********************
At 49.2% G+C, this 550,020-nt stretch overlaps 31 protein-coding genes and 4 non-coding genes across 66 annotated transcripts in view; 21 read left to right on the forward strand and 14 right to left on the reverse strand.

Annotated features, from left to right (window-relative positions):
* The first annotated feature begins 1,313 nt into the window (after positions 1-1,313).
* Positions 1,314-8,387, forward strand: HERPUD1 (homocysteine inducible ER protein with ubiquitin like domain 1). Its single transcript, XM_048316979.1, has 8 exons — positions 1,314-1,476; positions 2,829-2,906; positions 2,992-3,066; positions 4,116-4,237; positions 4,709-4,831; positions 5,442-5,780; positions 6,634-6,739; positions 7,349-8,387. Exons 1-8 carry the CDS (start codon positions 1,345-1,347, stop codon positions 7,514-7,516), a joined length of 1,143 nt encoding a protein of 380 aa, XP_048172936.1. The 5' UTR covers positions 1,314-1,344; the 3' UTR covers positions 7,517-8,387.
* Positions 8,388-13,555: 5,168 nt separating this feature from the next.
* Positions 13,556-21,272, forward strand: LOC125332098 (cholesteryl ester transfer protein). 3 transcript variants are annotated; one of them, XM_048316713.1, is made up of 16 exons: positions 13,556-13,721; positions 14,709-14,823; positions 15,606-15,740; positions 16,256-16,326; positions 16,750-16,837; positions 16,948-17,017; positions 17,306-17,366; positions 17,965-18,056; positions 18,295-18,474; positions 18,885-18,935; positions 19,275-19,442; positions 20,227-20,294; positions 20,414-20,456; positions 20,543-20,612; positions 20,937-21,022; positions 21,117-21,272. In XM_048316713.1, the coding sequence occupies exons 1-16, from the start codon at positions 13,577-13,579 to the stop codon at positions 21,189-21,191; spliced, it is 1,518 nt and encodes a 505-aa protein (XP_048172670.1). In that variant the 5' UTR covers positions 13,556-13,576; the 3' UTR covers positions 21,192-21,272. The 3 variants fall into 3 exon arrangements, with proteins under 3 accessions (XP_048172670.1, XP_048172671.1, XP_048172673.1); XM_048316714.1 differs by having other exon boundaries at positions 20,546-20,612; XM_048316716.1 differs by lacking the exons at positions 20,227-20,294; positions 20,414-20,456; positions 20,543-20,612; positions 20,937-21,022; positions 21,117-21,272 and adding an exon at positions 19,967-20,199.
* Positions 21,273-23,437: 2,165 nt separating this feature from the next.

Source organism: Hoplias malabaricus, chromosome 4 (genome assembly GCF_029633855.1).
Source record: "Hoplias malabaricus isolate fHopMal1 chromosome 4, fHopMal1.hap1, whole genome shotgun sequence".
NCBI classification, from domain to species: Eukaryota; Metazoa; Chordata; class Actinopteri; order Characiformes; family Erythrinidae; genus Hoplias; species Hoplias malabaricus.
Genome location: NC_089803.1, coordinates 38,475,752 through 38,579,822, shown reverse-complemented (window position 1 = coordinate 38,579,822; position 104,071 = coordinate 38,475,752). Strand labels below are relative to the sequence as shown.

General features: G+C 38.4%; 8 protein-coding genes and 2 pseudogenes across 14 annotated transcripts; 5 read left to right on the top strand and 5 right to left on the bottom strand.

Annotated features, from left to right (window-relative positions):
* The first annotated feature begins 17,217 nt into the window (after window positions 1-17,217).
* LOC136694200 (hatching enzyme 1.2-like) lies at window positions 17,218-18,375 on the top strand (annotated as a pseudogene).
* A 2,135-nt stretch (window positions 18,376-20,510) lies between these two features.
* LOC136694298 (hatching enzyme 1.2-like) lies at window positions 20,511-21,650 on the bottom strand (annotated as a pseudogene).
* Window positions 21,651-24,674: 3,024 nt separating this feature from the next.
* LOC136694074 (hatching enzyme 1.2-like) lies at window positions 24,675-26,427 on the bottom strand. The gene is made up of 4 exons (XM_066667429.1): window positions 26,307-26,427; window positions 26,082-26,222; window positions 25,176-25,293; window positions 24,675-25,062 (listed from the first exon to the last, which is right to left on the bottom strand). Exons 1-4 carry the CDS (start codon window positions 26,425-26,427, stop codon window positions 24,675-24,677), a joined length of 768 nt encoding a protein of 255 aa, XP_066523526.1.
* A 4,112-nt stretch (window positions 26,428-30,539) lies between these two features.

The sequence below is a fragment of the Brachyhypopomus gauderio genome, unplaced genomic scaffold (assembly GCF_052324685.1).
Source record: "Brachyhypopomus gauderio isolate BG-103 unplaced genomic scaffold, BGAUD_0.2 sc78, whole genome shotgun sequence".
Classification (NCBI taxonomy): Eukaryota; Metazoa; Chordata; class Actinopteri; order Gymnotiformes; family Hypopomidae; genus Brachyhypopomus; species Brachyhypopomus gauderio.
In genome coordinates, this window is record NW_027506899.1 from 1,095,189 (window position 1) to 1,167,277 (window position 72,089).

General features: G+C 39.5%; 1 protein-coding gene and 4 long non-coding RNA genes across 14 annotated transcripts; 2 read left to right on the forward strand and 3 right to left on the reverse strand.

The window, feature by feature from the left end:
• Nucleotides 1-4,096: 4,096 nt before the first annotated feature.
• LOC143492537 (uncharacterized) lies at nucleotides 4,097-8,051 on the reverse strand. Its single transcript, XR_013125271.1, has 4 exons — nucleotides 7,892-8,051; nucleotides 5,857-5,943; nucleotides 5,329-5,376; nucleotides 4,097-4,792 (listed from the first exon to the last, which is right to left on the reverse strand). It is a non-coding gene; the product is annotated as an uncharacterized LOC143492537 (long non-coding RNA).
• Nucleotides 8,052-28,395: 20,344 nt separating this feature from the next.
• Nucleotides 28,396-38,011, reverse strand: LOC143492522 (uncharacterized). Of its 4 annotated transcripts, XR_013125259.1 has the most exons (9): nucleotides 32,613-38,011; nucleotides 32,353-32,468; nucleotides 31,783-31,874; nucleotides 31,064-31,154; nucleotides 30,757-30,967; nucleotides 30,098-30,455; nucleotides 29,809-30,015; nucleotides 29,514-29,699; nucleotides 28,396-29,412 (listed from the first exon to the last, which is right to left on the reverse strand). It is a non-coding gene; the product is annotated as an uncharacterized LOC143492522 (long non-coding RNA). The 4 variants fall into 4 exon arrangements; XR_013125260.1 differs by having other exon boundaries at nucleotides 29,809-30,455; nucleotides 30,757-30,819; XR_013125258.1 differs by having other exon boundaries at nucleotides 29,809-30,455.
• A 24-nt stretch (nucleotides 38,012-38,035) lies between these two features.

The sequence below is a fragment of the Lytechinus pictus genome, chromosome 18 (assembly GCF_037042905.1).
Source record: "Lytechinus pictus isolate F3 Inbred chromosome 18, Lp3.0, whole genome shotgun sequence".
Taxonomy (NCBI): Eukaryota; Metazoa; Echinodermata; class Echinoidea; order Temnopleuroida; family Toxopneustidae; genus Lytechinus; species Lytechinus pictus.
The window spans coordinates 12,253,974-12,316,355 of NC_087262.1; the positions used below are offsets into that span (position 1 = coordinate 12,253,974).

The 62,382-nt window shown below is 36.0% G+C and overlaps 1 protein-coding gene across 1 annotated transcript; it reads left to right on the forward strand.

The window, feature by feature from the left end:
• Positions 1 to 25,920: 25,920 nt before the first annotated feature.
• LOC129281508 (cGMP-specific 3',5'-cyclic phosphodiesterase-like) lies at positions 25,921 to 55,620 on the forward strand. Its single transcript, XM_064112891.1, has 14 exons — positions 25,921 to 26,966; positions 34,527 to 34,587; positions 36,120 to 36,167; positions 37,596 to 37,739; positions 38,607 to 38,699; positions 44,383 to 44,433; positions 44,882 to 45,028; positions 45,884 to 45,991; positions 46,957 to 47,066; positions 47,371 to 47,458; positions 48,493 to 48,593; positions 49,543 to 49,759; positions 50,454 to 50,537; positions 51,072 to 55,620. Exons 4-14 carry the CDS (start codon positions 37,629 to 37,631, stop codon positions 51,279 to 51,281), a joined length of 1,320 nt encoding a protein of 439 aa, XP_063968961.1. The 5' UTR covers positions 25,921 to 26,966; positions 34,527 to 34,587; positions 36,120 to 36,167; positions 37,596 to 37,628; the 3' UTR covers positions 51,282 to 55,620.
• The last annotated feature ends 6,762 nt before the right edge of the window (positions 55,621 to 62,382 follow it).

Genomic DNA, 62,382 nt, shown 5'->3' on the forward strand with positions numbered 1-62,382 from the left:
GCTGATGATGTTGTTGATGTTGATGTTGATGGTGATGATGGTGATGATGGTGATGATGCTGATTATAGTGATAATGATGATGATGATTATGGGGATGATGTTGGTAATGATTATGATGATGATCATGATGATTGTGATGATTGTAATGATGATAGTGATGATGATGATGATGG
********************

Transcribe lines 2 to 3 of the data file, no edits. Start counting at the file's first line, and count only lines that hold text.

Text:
Annotated features, from left to right (window-relative positions):
* The first annotated feature begins 1,313 nt into the window (after positions 1-1,313).